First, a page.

Photo Credit: Courtesy of the Knesset
Minister of Transport and Road Safety MK Merav Michaeli (Labor) at the Knesset Finance Committee, Oct. 18, 2021.

Minister of Transport and Road Safety MK Merav Michaeli (Labor) announced on Monday: “We are putting unprecedented amounts into subsidizing public transportation; this is the largest budget in terms of subsidies, it gives money to the citizens. This is the first time that a five-year plan is being presented for public transportation.”

“Along with the subway, this is the first time we are saying that we have to work to ease the situation in the medium term, and that is in the five-year plan. The budget provides us all with genuine new possibilities. The possibilities also refer to the ministry and its structure; the ministry is changing its entire focus,” she added.


Michaeli was speaking at a meeting of the Knesset Finance Committee, chaired by MK Alex Kushnir (Yisrael Beitenu), which debated the Transport Ministry’s budget for 2021-2022.

Transport Minister of Michaeli said: “We inherited the traffic jams, very impressive ones. The budget we are bringing to you is the largest ever, but it is also a revolutionary budget, it turns around the order of priorities completely. Over the years, planning was done here from a perspective that placed private vehicles in the center. We are turning this around completely and making private vehicles the lowest priority, and as a top priority we are placing the citizens as pedestrians, so there will be as much motivation as possible to walk on foot and ride bicycles, and for it to be possible to take public transportation as much as possible, quickly and efficiently, and for it to be pleasant for us to do this.

“The state’s largest development budget is in the area of transportation. This is a budget with great sensitivity to the citizens, with orientation to the public, and with sensitivity to the environment—walking, bicycles, light means of transport, public transportation that is much more diverse, with many more options than today, and to make us all use these means of transport as much as possible. A family that gives up one car will save about NIS 2,000 ($622) every month.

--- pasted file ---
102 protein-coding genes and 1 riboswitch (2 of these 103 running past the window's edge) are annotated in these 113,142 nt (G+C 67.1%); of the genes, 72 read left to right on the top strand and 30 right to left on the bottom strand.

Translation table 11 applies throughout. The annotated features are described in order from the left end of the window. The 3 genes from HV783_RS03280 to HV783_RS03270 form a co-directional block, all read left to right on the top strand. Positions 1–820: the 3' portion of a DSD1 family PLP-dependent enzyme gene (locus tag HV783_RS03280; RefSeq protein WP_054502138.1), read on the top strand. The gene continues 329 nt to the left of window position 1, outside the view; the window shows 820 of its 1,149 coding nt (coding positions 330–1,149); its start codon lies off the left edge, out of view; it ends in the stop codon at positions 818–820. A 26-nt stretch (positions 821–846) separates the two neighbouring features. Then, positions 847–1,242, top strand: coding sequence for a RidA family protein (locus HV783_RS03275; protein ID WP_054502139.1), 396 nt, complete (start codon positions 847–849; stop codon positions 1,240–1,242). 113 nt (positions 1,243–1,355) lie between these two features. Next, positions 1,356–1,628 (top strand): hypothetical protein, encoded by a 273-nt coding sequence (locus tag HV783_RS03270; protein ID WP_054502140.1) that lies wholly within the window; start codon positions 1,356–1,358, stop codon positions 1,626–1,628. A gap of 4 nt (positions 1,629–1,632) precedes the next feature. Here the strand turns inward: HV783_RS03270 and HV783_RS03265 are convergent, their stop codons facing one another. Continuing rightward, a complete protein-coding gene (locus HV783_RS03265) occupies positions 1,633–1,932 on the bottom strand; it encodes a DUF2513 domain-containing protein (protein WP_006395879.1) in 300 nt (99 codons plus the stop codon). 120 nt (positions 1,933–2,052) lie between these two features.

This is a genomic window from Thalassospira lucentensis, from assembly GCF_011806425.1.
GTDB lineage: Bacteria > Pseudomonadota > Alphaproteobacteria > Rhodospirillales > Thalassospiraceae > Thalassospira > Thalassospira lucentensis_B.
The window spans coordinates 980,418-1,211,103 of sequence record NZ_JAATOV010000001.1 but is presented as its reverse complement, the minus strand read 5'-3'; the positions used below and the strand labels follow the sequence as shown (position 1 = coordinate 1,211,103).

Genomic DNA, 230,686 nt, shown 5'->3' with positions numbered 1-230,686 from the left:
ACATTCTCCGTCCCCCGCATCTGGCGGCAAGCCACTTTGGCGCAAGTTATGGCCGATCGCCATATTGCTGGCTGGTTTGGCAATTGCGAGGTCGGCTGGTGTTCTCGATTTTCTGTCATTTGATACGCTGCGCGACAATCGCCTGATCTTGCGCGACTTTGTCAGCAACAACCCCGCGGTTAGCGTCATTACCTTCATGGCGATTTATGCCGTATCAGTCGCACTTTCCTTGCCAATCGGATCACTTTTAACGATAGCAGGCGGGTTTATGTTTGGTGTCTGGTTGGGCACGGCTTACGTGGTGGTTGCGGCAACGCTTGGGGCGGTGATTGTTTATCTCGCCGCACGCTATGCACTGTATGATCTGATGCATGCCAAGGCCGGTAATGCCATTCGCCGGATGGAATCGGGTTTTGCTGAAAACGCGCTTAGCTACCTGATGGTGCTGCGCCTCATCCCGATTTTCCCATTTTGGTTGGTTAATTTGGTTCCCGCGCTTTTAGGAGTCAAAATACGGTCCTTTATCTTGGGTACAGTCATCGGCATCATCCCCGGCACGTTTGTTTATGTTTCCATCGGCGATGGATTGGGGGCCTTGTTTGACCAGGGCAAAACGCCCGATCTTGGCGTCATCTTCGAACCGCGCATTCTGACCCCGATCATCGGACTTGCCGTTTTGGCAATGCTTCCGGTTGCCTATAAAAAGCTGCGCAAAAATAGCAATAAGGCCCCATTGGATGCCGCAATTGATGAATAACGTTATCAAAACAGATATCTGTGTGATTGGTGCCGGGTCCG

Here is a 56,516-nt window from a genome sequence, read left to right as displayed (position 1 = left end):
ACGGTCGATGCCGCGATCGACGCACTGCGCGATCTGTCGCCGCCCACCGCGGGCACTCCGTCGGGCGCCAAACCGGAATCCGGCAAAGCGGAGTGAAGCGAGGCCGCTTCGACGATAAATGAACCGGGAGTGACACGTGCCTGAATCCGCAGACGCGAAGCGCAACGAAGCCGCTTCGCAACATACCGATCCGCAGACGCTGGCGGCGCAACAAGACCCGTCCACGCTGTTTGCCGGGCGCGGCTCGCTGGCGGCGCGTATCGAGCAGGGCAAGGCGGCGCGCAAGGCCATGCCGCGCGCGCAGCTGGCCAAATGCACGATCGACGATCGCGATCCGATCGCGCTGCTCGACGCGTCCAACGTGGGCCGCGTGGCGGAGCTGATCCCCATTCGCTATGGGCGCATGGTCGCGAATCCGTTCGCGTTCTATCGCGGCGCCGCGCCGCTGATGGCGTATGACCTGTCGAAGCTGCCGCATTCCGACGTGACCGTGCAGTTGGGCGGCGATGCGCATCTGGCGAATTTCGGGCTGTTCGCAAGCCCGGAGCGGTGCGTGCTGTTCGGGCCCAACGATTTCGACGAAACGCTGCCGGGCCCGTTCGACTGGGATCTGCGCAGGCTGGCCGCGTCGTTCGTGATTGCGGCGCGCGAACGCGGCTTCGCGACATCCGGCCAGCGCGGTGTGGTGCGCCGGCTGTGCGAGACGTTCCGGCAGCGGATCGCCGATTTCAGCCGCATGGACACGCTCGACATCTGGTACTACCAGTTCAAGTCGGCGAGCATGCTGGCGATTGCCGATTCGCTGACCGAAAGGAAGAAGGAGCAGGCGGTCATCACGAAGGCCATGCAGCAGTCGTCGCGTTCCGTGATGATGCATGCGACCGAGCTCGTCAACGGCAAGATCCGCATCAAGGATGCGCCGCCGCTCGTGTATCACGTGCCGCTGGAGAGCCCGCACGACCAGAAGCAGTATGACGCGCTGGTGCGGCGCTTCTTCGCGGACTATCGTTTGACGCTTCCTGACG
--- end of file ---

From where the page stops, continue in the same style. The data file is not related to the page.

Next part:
Transport Ministry Director-General Michal Frank told the committee: “The ministry was very much accustomed to being divided between infrastructure—roads and interchanges—and operating public transportation. Today we are shifting to much more coordinated work, and this means that most of the work on infrastructure in the coming years will be on public transportation infrastructure.”

Minister Michaeli noted: “The congestion charge has received a lot of attention because it’s a new decree, but the main bulk of the budget consists of additions to the public transportation service and infrastructure. It is indeed harder to make that into a headline because it is built up gradually, but that is the main thing. In the implementation budget for 2022, which will stand at NIS 38 million ($12 million), pay attention to the pie—80% are intended for public transportation purposes, and 20% for roads.”

The ministry’s director-general said that the five-year plan for the years 2022-2026 included an additional NIS 7.5 billion ($2.3 billion) for service—buses, trains, and light rail, increasing frequency and adding lines; NIS 46 billion ($14.3 billion) in the plan are intended for railroad development—routes at significant points, double tracks, electrification; NIS 6 billion ($1.8 billion) are intended for public transportation lanes; NIS 2.8 billion ($871 million) for road safety and dangerous hotspots; NIS 2 billion ($622 million) and additional budgets for reducing disparities in the Arab sector; NIS 2 billion ($622 million) for bicycle lanes; and NIS 3.5 billion ($1.08 billion) for bus terminals.


Previous articleNY City Council Cancels Thomas Jefferson, Fellow Slave Owner George Washington May Be Next
Next articlePutin: Russia and Israel United by Zero Tolerance for Anti-Semitism brings you the latest in Jewish news from around the world. Stay up to date by following up on Facebook and Twitter. Do you have something noteworthy to report? Submit your news story to us here.